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Conyers attorney: Congressman won't pay settlement back because it was 'cleared'

Arnold Reed, the attorney who has been representing former Rep. John ConyersJohn James ConyersFormer campaign aide to New Jersey governor says she was sexually assaulted by his ex-staffer Kavanaugh controversy has led to politicization of 'Me Too,' says analyst Sexual assault is not a game — stop using women to score political points MORE Jr. (D-Mich.) amid his sexual misconduct scandal, said Tuesday that Conyers does not plan to pay back Congress for a past settlement because it was “cleared” by lawyers.

“No, at this juncture there’s been no discussion of that,” Reed told HLN’s Carol Costello in a contentious interview that came hours after the Michigan lawmaker announced he would retire immediately.

“Because the ethics committee is conducting an investigation and has not been determined that A, that was taxpayer money and B, they cleared any settlement that the congressman entered into, as I told you, several days ago,” he said.

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Reed argued that because the money was “cleared by ethics attorneys,” it is not as “simple” as paying the money back to taxpayers.

He also argued that it has yet to be determined that the funds came from taxpayer dollars, despite the original BuzzFeed News investigation that reported Conyers paid $27,000 in a taxpayer funded settlement to a former staffer who accused him of sexual harassment.

The decision comes after Rep. Blake FarentholdRandolph (Blake) Blake FarentholdFormer aides alleging sexual harassment on Capitol Hill urge congressional action AP Analysis: 25 state lawmakers running in 2018 have been accused of sexual misconduct Ex-lawmakers see tough job market with trade groups MORE’s (R-Texas) vow to pay back his own $84,000 taxpayer-funded sexual harassment settlement.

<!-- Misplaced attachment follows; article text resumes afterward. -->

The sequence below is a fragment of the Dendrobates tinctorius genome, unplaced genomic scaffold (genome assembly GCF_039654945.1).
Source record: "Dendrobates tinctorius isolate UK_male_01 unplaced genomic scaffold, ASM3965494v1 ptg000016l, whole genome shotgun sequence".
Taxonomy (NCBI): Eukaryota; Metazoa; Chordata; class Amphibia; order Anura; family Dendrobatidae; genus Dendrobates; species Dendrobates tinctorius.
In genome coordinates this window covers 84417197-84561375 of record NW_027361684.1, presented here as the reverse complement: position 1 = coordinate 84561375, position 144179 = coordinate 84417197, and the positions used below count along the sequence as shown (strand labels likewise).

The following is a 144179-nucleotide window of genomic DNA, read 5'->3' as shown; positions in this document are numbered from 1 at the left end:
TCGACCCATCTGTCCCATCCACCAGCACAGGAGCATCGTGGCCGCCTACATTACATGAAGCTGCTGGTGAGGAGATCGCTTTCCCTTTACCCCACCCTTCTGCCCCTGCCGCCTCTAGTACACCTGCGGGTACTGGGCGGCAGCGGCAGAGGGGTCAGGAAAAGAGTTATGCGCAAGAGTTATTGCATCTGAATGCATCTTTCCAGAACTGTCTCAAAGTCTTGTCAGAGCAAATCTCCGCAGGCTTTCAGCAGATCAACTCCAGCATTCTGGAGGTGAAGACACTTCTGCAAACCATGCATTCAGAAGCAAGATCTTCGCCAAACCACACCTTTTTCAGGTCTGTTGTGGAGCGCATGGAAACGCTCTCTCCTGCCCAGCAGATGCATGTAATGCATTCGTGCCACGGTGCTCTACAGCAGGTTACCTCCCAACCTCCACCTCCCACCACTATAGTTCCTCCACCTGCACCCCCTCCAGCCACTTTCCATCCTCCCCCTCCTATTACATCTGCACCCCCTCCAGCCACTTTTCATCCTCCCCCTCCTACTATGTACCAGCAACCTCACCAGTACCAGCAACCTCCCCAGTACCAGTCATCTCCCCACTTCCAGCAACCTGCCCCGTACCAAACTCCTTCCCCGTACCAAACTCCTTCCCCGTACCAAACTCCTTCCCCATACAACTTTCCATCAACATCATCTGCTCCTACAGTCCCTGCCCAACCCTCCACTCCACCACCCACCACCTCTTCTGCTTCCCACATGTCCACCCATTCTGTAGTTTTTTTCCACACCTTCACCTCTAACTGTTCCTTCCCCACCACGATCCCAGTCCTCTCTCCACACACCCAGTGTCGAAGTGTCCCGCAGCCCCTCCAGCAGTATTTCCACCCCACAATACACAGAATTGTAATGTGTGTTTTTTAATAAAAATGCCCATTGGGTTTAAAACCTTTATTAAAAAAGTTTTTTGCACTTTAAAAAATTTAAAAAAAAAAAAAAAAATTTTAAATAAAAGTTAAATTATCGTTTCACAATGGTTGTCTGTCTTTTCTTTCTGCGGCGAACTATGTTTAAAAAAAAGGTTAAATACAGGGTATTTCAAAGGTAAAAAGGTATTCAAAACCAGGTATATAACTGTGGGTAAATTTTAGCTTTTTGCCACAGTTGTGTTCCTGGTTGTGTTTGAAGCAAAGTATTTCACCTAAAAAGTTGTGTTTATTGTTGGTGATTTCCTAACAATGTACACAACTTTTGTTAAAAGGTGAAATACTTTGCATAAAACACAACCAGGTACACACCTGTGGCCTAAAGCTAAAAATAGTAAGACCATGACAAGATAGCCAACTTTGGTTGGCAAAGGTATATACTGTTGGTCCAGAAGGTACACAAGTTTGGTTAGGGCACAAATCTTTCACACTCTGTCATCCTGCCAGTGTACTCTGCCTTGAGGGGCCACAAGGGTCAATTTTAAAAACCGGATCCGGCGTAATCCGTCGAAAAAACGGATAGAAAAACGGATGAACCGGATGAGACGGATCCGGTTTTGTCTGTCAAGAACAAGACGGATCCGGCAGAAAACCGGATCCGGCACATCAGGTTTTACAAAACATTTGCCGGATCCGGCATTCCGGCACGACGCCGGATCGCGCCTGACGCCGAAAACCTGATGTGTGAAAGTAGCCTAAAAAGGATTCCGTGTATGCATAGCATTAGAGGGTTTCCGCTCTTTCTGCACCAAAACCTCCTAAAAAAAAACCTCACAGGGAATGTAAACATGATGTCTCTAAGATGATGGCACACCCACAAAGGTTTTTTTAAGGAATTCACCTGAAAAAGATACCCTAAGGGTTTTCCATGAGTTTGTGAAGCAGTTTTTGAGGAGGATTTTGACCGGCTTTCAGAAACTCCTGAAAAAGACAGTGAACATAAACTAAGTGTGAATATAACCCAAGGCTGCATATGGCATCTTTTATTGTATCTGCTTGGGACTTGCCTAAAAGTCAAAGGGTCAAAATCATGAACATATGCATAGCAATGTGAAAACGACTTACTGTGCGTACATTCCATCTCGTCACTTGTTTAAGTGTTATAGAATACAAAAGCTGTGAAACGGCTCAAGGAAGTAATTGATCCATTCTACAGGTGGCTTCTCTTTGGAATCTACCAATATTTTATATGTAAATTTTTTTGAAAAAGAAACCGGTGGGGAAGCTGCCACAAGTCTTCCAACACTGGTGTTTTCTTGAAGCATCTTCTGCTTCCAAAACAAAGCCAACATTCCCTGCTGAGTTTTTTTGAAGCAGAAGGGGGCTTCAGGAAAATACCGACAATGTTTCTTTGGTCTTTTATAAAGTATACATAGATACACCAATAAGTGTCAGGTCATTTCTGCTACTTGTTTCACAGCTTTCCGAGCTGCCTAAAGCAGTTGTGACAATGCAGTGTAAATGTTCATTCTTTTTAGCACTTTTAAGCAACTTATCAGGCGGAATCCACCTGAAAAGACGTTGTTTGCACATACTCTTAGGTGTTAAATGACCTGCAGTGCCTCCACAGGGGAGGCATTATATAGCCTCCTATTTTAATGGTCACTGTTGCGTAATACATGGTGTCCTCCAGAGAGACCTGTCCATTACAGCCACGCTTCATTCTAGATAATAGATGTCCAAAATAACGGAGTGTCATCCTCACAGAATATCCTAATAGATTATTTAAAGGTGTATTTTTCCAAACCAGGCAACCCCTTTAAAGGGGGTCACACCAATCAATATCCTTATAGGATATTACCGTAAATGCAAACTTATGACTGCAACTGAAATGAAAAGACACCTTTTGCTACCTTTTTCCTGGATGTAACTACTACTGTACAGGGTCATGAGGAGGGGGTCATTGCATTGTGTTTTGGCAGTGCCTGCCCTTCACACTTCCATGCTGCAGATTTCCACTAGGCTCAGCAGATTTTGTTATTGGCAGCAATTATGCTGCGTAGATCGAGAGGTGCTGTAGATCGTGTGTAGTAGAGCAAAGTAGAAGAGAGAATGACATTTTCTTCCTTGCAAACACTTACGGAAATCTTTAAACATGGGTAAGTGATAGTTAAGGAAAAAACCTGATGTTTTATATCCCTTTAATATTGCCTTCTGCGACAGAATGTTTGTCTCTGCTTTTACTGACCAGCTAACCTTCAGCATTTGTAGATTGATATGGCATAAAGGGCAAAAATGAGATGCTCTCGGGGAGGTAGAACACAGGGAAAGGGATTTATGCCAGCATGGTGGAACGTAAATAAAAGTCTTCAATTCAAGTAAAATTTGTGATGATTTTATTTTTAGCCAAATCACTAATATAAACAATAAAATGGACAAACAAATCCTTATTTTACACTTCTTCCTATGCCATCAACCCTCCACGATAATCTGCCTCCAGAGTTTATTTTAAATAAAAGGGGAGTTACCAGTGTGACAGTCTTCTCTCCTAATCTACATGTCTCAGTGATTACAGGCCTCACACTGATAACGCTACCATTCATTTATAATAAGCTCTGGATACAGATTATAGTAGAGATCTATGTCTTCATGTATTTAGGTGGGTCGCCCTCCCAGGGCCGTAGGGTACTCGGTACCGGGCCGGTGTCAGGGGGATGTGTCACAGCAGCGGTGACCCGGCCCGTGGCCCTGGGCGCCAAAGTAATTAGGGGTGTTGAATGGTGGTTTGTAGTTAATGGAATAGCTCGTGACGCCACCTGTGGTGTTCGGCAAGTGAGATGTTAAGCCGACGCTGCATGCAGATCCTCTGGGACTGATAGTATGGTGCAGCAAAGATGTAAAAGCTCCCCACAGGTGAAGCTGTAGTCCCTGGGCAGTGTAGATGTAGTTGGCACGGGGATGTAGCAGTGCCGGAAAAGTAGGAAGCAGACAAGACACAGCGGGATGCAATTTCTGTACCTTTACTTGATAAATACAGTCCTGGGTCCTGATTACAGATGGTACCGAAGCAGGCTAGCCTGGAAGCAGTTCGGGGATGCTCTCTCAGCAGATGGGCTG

“I’m going to hand a check over this week to probably Speaker Ryan, or somebody, and say ‘look, here’s the amount of my settlement, give it back to the taxpayers,’ ” Farenthold told a local news outlet on Monday, referencing the settlement he reached with his former communications director over sexual harassment allegations. Farenthold has denied the allegations in the lawsuit, which was filed in 2014.

Reed said he is not concerned with the Texas lawmaker.

Conyers, who until Tuesday was the longest-serving current member of the lower chamber, announced his immediate retirement earlier in the day during a phone call to a local radio station.

His decision to leave Congress comes after multiple women came forward with sexual misconduct allegations against him following the original BuzzFeed News report about the 2015 settlement. Multiple women have alleged that Conyers touched them inappropriately, while one woman in an affidavit released Monday by attorney Lisa Bloom said the former Michigan lawmaker exposed himself to her in his home.

“This too shall pass,” Conyers told host Mildred Gaddis during the Tuesday morning radio interview. “And I want you to know that my legacy will continue through my children.” 

Conyers said he would like his son, John Conyers III, to replace him in the House, which could set up a potential family battle for Michigan’s 13th congressional district, as the former congressman’s great-nephew, Ian Conyers, told The New York Times in an interview that he plans to run for the seat.